The Fostering and Adoption Services are committed to following a shared policy on the placement of children in smoking households, to ensure that no Looked After Child will be placed with a smoking family unless exceptional circumstances apply. This means not only following a consistent approach when receiving enquiries from potential foster carers or adopters, but also having an agreed position in terms of existing foster carers and prospective adopters who are smokers.


2. Context

The National Minimum Standards for Fostering Services (England) 2011 emphasise the importance of health promotion awareness for foster carers both in relation to their own health and that of the children in their care.

Adoption agencies are unable to impose "blanket" bans when considering applications from prospective adopters. Nevertheless, it is essential that smoking should be discussed with enquirers and that they should be made aware of the implications of smoking for their own health and that of a child.

Enquirers for both fostering and adoption should be made aware of the limitations that smoking will place on them, particularly in terms of the age of child they might be considered for, but also in relation to certain health needs or disabilities.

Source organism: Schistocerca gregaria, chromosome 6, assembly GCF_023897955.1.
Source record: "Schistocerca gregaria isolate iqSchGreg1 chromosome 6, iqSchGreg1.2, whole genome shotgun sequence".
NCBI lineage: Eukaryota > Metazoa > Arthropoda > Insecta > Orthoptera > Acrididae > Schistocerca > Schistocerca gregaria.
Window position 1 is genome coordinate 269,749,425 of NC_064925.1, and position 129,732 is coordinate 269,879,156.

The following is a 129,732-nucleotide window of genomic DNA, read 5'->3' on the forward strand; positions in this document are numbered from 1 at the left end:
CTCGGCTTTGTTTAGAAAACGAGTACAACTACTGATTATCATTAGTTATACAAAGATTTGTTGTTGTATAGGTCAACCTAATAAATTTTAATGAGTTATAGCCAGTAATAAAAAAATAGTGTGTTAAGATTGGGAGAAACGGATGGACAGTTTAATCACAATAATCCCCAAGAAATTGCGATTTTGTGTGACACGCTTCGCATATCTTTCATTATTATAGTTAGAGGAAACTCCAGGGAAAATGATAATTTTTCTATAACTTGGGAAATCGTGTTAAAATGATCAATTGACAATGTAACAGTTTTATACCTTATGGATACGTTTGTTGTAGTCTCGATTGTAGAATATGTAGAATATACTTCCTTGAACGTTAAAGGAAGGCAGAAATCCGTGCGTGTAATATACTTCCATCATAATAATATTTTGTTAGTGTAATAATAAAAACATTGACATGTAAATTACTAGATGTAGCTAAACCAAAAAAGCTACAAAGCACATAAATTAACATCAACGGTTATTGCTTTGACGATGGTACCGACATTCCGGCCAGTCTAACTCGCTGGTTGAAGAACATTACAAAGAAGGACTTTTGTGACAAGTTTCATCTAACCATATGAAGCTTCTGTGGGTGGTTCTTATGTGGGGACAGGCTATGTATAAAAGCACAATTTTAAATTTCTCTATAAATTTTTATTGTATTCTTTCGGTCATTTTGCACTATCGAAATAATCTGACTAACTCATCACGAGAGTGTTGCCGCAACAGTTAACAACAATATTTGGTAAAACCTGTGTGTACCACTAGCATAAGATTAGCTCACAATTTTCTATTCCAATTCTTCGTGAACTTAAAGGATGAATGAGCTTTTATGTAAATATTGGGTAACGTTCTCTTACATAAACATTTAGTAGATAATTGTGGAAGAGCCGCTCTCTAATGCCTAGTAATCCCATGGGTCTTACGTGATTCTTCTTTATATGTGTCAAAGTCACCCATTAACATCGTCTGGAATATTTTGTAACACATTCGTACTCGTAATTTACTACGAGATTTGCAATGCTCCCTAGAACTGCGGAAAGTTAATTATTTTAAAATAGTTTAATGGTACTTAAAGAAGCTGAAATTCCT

3. Policy

The Fostering and Adoption Services are committed to ensuring that no Looked After Child, and particularly a child under 5 years, are placed within a smoking household unless exceptional circumstances apply. This also applies to the use of e-cigarettes. Not only will this improve the health of children, but it will also protect agencies from potential legal action in the future.

"Exceptional circumstances" refers to a situation where the child's other identified needs are well met and there is no alternative family available. A decision to place a child in a smoking household must be ratified by the relevant Service Leader.

The Fostering or Adoption Panel will need to see evidence that a Smoking Agreement has been signed and have confidence that the family will honour the terms contained therein.

Children with respiratory or cardiac conditions, middle ear problems or a disability such as Down's Syndrome or Cystic Fibrosis will not be placed with a smoking family unless there are exceptional circumstances.

All older children, who are able to express a view, must be given a choice to be placed with a non-smoking family wherever possible

Enquirers for both Fostering and Adoption will be encouraged to consider seeking support via their GP or a smoking cessation programme to stop smoking.